Normally your first step is to put your intention to resign in writing and give a copy of this to the remaining directors. You do not have to give a reason for your resignation, however, you must make it clear that you are leaving the company along with the date this is to take effect from.
Once your resignation has been accepted by your fellow directors, a TM01 form should be completed and sent to Companies House who will remove your name from the records they hold on the company.
At this point your liabilities are over as far as the company is concerned. You can only be held responsible for things that happened (or did not happen) during the time of your directorship. As long as you did not act outside of the law whilst in your post as director, you are free to walk away from the company for good.
Before you go …
A small vote of thanks from all of us at Deacon to all the directors managing blocks of flats who choose Deacon for their buildings insurance. Your professionalism at keeping the nation’s blocks of flats functioning help make our life easier. It’s a pleasure working with you!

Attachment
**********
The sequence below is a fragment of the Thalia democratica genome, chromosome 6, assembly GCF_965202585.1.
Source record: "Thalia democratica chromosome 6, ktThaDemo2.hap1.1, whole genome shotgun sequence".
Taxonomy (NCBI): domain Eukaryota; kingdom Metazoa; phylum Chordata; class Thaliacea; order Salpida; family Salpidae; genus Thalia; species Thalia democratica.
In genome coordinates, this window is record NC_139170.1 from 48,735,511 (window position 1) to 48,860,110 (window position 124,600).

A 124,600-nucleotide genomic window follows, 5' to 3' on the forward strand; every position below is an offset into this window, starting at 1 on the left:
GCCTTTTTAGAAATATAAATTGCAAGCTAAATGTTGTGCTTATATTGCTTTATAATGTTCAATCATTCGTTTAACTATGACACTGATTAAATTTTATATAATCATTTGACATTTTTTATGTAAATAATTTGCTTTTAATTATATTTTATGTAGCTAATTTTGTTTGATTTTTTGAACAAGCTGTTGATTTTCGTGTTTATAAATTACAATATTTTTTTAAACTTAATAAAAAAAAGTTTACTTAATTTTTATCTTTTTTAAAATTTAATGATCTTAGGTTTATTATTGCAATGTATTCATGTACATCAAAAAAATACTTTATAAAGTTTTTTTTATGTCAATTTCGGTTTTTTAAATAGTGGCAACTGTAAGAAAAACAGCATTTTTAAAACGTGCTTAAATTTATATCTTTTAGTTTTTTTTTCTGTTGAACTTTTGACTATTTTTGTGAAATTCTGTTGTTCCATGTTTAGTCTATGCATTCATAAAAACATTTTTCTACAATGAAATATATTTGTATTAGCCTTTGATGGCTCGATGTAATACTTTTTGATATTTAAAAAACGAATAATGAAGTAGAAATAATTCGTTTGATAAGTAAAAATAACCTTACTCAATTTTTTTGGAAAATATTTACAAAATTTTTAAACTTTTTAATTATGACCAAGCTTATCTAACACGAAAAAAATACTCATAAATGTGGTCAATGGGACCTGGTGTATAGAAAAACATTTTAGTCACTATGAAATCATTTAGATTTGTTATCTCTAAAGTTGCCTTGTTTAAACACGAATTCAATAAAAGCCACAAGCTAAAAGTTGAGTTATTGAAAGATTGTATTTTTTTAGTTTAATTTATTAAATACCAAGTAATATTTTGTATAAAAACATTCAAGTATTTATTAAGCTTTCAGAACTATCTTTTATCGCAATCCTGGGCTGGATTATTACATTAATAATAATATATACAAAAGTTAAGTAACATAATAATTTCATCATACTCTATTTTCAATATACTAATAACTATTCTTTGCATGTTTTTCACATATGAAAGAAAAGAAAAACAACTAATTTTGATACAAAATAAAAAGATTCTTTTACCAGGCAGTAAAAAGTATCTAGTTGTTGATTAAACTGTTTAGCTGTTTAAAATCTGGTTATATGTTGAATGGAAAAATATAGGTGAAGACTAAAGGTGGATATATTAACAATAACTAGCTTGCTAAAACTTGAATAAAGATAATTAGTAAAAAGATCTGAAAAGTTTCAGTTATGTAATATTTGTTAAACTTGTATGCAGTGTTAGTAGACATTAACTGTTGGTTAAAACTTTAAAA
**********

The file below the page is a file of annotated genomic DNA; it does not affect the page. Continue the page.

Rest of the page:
The sole purpose of this article is to provide guidance on the issues covered. This article is not intended to give legal advice, and, accordingly, it should not be relied upon. It should not be regarded as a comprehensive statement of the law and/or market practice in this area. We make no claims as to the completeness or accuracy of the information contained herein or in the links which were live at the date of publication. You should not act upon (or should refrain from acting upon) information in this publication without first seeking specific legal and/or specialist advice. Arthur J. Gallagher Insurance Brokers Limited trading as Deacon accepts no liability for any inaccuracy, omission or mistake in this publication, nor will we be responsible for any loss which may be suffered as a result of any person relying on the information contained herein.